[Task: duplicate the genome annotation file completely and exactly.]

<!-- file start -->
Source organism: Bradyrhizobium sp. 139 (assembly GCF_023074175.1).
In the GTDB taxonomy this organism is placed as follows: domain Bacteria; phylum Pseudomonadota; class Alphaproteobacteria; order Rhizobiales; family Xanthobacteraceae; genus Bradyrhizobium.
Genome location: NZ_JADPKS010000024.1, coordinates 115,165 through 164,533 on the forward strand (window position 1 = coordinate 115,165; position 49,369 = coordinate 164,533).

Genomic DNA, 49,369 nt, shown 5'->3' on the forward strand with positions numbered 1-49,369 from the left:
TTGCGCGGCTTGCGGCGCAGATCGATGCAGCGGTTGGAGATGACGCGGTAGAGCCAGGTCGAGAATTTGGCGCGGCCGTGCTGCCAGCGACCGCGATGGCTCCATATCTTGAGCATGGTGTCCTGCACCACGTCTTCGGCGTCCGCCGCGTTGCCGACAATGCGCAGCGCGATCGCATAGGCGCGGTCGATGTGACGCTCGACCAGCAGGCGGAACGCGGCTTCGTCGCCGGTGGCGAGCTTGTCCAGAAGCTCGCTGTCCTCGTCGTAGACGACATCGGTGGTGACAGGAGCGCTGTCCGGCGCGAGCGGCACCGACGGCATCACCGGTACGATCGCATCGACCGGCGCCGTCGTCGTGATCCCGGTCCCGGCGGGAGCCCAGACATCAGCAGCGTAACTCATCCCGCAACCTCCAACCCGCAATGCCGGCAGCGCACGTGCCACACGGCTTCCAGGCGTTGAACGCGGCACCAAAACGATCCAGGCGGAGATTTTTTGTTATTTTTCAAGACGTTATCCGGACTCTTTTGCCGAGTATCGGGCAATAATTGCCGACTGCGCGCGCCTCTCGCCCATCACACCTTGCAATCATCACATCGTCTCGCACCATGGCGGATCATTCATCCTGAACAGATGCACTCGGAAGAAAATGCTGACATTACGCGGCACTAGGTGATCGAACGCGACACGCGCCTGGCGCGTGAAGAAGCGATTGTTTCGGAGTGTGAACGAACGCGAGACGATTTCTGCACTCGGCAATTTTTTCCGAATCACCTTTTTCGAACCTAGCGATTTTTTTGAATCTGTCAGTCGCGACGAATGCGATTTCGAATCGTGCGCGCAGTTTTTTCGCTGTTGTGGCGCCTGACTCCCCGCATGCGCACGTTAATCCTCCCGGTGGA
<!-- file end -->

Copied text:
Source organism: Bradyrhizobium sp. 139 (assembly GCF_023074175.1).
In the GTDB taxonomy this organism is placed as follows: domain Bacteria; phylum Pseudomonadota; class Alphaproteobacteria; order Rhizobiales; family Xanthobacteraceae; genus Bradyrhizobium.
Genome location: NZ_JADPKS010000024.1, coordinates 115,165 through 164,533 on the forward strand (window position 1 = coordinate 115,165; position 49,369 = coordinate 164,533).

Genomic DNA, 49,369 nt, shown 5'->3' on the forward strand with positions numbered 1-49,369 from the left:
TTGCGCGGCTTGCGGCGCAGATCGATGCAGCGGTTGGAGATGACGCGGTAGAGCCAGGTCGAGAATTTGGCGCGGCCGTGCTGCCAGCGACCGCGATGGCTCCATATCTTGAGCATGGTGTCCTGCACCACGTCTTCGGCGTCCGCCGCGTTGCCGACAATGCGCAGCGCGATCGCATAGGCGCGGTCGATGTGACGCTCGACCAGCAGGCGGAACGCGGCTTCGTCGCCGGTGGCGAGCTTGTCCAGAAGCTCGCTGTCCTCGTCGTAGACGACATCGGTGGTGACAGGAGCGCTGTCCGGCGCGAGCGGCACCGACGGCATCACCGGTACGATCGCATCGACCGGCGCCGTCGTCGTGATCCCGGTCCCGGCGGGAGCCCAGACATCAGCAGCGTAACTCATCCCGCAACCTCCAACCCGCAATGCCGGCAGCGCACGTGCCACACGGCTTCCAGGCGTTGAACGCGGCACCAAAACGATCCAGGCGGAGATTTTTTGTTATTTTTCAAGACGTTATCCGGACTCTTTTGCCGAGTATCGGGCAATAATTGCCGACTGCGCGCGCCTCTCGCCCATCACACCTTGCAATCATCACATCGTCTCGCACCATGGCGGATCATTCATCCTGAACAGATGCACTCGGAAGAAAATGCTGACATTACGCGGCACTAGGTGATCGAACGCGACACGCGCCTGGCGCGTGAAGAAGCGATTGTTTCGGAGTGTGAACGAACGCGAGACGATTTCTGCACTCGGCAATTTTTTCCGAATCACCTTTTTCGAACCTAGCGATTTTTTTGAATCTGTCAGTCGCGACGAATGCGATTTCGAATCGTGCGCGCAGTTTTTTCGCTGTTGTGGCGCCTGACTCCCCGCATGCGCACGTTAATCCTCCCGGTGGA